Dada Saheb Phalke awardee, Satyajit Ray's favourite man, Soumitra Chatterjee died at the age of 85 on November 15 in Kolkata. He died at Bellevue Nursing Home in Kolkata after being hospitalised for nearly 30 days. The 'Apur Sansar' actor had tested positive for coronavirus on October 6.
Later, he had tested negative for coronavirus but was shifted to a non-Covid Intensive Trauma Unit (ITU). Since then, the 'Charulata' actor had been under expert medical care with a special team set up to monitor his health. He was facing secondary infections due to the Covid-19 repercussions.
In most Bengali households, Soumitra Chattopadhyay had become a family member, as Apu, (Apur Panchali), Feluda, (Joy Baba Lokenath, Sonar Kella,) master moshai (Hirak Rajar Deshe). Soumitra Chatterjee was not just an actor but a nostalgia, who fought against fascism in Hirak Rajar Deshe, a film by Satyajit Ray, which acted as a metaphor for Indira Gandhi's emergency period.
Before the demand for parallel cinema, realistic pictures became a fancy trend on social media, Soumitra Chatterjee had already set an example. It's difficult to conclude whether the Dada Saheb Phalke awardee was a star of the time, or the star since then, (or maybe both). For the longest time, he represented the face of a well-read Bengali, ones who were fondly called 'bhodrolok'.
Journey of the legendary Soumitra Chatterjee
Soumitra Chatterjee spent the first ten years of his life in Krishnanagar. His passion for acting started at a very young stage in his life when he did drama in schools and colleges. When he moved to Kolkata, he intensely focused on his passion.
It was his hobby to perform, but after watching Shishir Bhaduri's performance in a play he gained perspectives about working as a professional actor. A few years later Apu (Apur Sansar, Satyajit Ray) happened and then a new wave began in the Indian Cinema with Satyajit Ray as the epicentre of India's cultural icon.
Ray, fondly known as Manikda in Indian film circles, would often write screenplays keeping Soumitra Chatterjee in mind. A director-actor duo was established in Bengali cinema. Much later in Nayak when Ray collaborated with Uttam Kumar instead of Soumitra Chatterjee, cinephiles sensed an out-of-frame competition between these actors in parallel cinema.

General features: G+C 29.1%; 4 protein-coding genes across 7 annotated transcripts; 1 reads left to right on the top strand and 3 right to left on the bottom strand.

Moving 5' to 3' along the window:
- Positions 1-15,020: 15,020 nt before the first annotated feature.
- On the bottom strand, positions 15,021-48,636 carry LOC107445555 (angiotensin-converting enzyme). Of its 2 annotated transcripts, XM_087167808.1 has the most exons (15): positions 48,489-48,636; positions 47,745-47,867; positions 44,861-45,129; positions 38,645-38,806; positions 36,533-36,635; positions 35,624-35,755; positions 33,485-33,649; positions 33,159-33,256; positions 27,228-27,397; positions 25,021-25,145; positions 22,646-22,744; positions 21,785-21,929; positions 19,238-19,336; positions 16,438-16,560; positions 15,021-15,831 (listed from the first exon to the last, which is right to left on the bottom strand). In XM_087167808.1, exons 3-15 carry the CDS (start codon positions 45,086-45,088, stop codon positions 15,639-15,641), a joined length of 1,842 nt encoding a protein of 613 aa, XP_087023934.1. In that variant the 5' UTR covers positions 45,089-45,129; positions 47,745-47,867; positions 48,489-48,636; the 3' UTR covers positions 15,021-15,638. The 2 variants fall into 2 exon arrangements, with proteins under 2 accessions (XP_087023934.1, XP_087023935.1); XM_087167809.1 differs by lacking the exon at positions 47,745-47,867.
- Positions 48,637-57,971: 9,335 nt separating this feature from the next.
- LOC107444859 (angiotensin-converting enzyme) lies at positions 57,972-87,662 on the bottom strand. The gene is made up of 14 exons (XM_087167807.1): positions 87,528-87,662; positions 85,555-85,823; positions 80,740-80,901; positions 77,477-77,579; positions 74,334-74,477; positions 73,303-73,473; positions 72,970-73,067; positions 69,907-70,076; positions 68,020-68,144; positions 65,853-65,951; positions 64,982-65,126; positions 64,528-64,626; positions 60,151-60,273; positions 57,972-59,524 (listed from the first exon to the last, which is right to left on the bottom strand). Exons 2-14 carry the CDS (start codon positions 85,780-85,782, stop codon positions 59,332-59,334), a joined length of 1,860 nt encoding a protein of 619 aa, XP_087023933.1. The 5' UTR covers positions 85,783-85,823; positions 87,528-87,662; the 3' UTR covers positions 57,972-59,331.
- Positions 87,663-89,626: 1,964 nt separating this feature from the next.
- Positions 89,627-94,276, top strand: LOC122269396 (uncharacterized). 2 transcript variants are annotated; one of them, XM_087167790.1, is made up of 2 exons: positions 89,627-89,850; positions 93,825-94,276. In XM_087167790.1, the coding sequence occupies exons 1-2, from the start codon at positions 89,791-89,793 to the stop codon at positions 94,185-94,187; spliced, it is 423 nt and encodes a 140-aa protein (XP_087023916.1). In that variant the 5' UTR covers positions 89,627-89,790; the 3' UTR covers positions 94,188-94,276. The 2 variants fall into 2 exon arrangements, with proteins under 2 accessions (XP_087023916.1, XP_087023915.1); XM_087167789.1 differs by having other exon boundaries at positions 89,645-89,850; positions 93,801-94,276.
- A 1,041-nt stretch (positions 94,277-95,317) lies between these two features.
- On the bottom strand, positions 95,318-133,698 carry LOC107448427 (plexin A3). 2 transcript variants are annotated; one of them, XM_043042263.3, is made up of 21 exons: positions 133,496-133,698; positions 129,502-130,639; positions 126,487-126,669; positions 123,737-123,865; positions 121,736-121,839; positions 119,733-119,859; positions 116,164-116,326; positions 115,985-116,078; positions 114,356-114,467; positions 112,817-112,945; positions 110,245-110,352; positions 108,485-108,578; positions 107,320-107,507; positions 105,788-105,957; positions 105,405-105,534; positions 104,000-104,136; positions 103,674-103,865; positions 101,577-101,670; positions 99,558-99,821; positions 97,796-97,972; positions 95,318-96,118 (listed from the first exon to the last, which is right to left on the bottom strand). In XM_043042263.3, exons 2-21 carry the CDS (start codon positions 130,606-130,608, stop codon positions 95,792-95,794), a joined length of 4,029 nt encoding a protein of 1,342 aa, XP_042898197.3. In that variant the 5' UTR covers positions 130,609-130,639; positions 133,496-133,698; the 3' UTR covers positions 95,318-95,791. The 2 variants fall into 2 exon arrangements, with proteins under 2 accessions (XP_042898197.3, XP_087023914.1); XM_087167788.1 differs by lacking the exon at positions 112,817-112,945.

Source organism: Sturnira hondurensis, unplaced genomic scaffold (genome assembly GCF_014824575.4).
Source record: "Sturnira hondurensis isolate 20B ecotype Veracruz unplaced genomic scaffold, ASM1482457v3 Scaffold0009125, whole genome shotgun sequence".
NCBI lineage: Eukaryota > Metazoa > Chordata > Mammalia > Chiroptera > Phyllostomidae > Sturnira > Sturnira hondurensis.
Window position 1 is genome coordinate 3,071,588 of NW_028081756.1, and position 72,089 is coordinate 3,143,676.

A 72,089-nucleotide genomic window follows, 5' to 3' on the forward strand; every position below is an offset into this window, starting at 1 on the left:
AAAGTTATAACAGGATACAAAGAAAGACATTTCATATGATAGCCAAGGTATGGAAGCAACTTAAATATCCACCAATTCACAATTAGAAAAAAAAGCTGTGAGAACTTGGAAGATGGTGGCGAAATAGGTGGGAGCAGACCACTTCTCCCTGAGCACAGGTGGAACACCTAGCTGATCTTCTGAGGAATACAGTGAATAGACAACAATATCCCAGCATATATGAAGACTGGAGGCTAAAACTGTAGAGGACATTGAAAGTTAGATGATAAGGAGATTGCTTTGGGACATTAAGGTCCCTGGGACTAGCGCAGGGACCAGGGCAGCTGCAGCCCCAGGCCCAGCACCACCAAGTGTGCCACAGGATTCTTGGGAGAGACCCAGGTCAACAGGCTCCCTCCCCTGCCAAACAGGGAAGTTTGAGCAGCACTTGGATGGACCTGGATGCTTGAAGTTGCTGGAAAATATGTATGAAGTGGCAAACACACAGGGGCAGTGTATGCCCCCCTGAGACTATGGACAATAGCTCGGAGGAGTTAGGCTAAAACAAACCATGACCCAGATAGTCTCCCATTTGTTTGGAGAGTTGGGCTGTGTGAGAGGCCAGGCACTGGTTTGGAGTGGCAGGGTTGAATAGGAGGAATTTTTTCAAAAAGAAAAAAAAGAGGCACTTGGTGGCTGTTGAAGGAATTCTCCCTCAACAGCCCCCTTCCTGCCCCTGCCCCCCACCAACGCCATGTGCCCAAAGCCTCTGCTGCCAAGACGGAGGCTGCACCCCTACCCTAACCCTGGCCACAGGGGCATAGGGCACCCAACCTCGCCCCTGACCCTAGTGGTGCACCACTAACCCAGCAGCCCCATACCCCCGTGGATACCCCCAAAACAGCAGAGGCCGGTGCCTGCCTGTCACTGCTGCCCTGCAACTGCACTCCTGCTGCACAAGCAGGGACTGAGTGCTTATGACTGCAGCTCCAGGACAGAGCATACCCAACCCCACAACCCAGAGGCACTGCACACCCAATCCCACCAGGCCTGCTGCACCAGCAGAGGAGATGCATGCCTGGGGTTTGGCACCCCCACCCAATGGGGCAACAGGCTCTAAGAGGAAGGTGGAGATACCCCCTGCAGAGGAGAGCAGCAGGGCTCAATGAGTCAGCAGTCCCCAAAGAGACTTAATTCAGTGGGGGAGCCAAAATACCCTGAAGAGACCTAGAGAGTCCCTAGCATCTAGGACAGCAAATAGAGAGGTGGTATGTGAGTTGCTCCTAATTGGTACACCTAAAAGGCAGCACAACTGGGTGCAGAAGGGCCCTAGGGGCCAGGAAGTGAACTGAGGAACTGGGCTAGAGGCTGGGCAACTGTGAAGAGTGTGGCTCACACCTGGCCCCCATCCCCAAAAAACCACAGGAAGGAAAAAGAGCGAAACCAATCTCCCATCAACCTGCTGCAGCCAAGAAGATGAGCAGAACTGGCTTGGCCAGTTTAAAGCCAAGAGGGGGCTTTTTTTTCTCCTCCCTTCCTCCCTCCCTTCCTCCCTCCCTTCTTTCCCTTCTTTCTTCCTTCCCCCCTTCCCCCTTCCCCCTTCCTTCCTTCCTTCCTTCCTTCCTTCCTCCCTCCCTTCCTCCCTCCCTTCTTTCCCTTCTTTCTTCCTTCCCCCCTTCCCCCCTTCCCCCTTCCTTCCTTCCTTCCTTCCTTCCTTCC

But in real life, these two first-line heroes were quite good friends. Uttam Kumar was one of the guests at Soumitra's sister's wedding,(remember this was in an era when weddings were more personal and not about pre-wedding, post-wedding or bride and groom shoots with professional camera persons.) Uttam Kumar even became his guardian and much later it was accepted that Nayak would have been incomplete without the presence of the glamorous Uttam Kumar.
Despite a successful career in the film industry, even in the middle of action and cut, he explored the meaning of his life on stage. Soumitra Chatterjee was awarded the Padma Shri, Padma Bhushan and Dada Saheb Phalke for his notable work in Indian cinema.
That is why waking up to the news of a legend being on oxygen supply is mentally disturbing especially in a year where we have already witnessed the loss of Irrfan Khan, Rishi Kapoor, Chadwick Boseman, and the untimely demise of Sushant Singh Rajput. 'Fight Feluda Fight', people prayed on social media, even those netizens who were disappointed with him being a part of the film circle which sent a letter to PM Narendra Modi regarding the rise of lynching incidents in India.
How can a figure who stood up against the fascist Hirok Raja not fight COVID 19, cinephiles unreasonably pinned their hope? What else can they hold onto in the middle of a pandemic which restrains you from physically coming closer to your loved ones?